The Hives’ Chris Dangerous on Comebacks, Climate Change & Keeping With The Times

Believe it or not, but up until a few weeks ago it had been eleven years since The Hives last released a full album of music. With new album The Death of Randy Fitzsimmons to boot, the Swedish quintet finally have a chance to make up for plenty of lost time as they look to cross the entire globe in pursuit of its promotion. As their European tour nears its conclusion, Jack Parker called up drummer Chris Dangerous in Lisbon, Portugal to discuss making a comeback, why rock isn’t dead and how to solve climate change.

Hi there. Congratulations on new album The Death of Randy Fitzsimmons. How does it feel to be back at it again?
It feels really good, it’s great. We’ve been playing all along but it had been a long time since we released a record. The reception we’re getting is so good, we could hardly have dreamt about it being this good and then seeing people care as much about the new songs as they do about the old ones. 

11 years is a long time between albums. Why did it take so long? Obviously the pandemic was no help. 
So I was hospitalised for a couple of years, and just as I was getting back into the right physical condition to start drumming, the pandemic happened. That took another couple of years, and so we were basically just trying to make a record while life happened at the same time. You can never really know what’s gonna happen, but of course that doesn’t fully explain why it took eleven years. 

Were you at all worried that people had moved on from The Hives in a society where everything moves so fast? 
Yeah. There’s stuff happening all the time, and the attention span of younger audiences is so short. You need to do things in a way which stays on top of them. 

Stuff like TikTok wasn’t around in your early days, but you seem to have adapted to it pretty well. It’s fun, right?
Yeah! I mean, we have people helping us with that – and I don’t have TikTok myself – but it’s a lot of fun talking to my children about it. They have TikTok, and they think it’s super fun to follow The Hives. That’s cool, but I have very little intel myself about TikTok, haha. 

Who is the best band in the world?
Right now or ever?

Up to you.
I love a few of the bands that we’ve toured with like AC/DC and The Rolling Stones. We did a tour with Arctic Monkeys, so they’re up there too. We try to be the band that we wanna see ourselves, and make the records we wanna listen to. We have a support band on this tour called Bratakus, which is two girls and a drum machine. There are good bands everywhere. I came from a synth background so Kraftwerk is definitely one for me.

Your music is often hailed as award-winning worthy. If your music is so perfect, then why do you have to make any more?
Because we want to, and we still have more to give. We don’t feel like we’re done, and honestly I think we’re getting better all the time. I’m not the only one who thinks that either – it’s something which fans and friends have also been saying to us. Like, how is it possible that the shows get better after twenty years? I guess we’re just trying to get better all the time, so there isn’t really a reason for us to quit.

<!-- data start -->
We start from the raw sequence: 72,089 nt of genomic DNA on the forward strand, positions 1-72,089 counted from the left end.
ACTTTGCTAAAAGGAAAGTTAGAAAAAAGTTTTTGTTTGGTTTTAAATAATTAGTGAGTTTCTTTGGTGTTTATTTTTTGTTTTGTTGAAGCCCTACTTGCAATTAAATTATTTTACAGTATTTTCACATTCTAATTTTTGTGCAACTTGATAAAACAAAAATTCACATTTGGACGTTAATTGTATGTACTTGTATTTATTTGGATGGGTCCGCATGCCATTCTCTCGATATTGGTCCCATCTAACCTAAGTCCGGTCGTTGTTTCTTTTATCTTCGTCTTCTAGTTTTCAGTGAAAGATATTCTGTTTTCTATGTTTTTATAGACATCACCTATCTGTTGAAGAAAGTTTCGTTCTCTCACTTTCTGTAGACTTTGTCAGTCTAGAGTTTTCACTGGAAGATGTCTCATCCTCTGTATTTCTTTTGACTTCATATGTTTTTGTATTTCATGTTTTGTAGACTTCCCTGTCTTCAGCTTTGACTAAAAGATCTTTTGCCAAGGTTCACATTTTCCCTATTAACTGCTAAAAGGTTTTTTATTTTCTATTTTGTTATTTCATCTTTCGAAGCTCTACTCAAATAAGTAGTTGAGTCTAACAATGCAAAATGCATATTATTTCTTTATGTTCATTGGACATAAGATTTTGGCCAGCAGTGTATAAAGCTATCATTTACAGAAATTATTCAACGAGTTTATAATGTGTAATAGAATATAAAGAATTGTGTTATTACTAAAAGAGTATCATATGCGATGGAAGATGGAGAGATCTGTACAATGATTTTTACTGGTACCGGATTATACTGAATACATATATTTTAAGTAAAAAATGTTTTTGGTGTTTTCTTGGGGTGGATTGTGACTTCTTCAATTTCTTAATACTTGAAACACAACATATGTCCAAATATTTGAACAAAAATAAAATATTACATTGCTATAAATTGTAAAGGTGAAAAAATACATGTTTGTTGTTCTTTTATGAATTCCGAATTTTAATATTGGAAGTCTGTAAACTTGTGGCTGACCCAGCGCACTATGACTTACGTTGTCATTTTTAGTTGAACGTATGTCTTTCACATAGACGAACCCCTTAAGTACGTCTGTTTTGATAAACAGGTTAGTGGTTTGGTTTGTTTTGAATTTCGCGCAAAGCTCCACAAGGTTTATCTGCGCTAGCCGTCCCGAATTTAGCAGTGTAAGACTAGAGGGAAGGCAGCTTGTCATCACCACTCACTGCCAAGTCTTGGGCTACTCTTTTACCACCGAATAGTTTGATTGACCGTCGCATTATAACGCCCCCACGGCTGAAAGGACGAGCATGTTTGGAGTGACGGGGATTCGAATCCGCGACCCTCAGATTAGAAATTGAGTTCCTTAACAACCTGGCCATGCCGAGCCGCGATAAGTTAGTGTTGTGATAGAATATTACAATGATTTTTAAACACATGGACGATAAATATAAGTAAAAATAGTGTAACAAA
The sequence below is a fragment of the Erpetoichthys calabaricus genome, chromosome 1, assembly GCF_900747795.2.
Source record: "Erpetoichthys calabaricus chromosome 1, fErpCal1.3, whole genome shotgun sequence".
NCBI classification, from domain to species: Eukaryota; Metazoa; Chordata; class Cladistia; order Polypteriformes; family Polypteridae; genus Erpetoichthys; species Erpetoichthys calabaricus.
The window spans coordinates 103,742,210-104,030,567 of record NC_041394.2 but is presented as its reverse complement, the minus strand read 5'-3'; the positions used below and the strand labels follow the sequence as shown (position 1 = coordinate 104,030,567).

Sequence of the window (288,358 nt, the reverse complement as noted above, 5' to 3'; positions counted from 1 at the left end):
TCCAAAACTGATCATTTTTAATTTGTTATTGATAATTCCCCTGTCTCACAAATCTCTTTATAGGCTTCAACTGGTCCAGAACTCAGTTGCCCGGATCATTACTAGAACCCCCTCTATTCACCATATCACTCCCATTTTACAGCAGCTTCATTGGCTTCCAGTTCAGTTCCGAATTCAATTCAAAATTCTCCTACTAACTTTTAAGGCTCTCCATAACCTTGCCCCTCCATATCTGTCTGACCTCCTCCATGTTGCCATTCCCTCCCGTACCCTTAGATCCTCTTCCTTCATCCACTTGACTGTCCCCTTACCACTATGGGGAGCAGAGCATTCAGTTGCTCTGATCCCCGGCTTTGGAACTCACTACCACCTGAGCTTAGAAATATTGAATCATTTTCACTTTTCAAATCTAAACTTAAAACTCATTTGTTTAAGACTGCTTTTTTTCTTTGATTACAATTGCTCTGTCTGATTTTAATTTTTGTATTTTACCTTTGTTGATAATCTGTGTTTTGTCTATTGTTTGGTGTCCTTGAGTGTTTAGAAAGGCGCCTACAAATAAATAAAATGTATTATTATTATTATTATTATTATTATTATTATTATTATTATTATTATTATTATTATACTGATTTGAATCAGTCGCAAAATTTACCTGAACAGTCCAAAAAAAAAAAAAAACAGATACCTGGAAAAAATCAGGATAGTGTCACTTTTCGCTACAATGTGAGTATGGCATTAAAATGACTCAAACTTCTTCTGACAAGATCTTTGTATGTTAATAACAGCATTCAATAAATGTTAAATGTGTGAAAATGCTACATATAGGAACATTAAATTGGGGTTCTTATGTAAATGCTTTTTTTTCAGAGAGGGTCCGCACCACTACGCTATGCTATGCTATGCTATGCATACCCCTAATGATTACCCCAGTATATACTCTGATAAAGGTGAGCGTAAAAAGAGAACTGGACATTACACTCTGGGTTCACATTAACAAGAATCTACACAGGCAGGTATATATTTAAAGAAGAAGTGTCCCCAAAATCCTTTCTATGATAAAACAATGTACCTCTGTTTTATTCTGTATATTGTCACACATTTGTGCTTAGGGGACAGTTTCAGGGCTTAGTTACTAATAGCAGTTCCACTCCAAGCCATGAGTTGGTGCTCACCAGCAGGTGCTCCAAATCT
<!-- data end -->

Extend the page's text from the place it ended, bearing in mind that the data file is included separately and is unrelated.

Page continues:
Exactly. Bogus Operandi springs to mind as a clear highlight and perhaps one of the best rock songs of the year. 
That one is a personal favourite of mine, we worked on it for years. 

With so much time between records, were there any songs which go way back?
If you count bits and pieces, maybe up to a hundred!

How do we solve climate change?
People are kind of shocked when they hear that we only have one suit with us on tour. We’re saving a lot! Buy less stuff.

Buy less stuff, but definitely buy the new Hives album.
Obviously, yes. We can all do our bit but the big decisions need to come from someone with a bit more power than The Hives. Maybe a government. 

Guitar music is less popular than ever, what do you make of that?
Yeah, yeah, yeah. There’s always been this rock is dead thing going on; yada yada yada. I mean, look around! It seems to me like rock is alive and kicking.

In the time since you released your first album, blew up and took this long break between albums, bands like Arctic Monkeys were born and grew into a stadium band. You joined them on that tour this year, how was it? 
It was great, I love them both as people and as a band. The shows were really good, we even did three sold out nights at the Emirates in London for 70,000 people a night. I watched Arctic Monkeys’ show pretty much every night. The Sheffield shows were insane, when they walked on it was amazing. These shows were also very good for us. The faces on Arctic Monkeys’ fans when they walked on stage…wow, that’s why you’re in music.

Have you noticed your own fanbase getting older with or younger?
We notice a lot of younger fans, especially after having toured with Monkeys. Again it’s like, “guitar music is dead”. Uh no, it’s not – hahahaha. I don’t know how many people came to those shows, a couple of million maybe? So yeah, rock is not dead. 

So what’s next for The Hives? How do you move on from here?

We’re gonna take it as it is for now as the album has only been out a short while. We’re touring it at the moment and not thinking about what happens next. We’re focussing on playing as many shows as possible in as many countries as we can, because that’s what we love to do: three laps around the globe. We’ll see what happens next, after this European tour we go to the US and South America for 45 days. We’ll be home for Christmas! The Death of Randy Fitzsimmons is out now.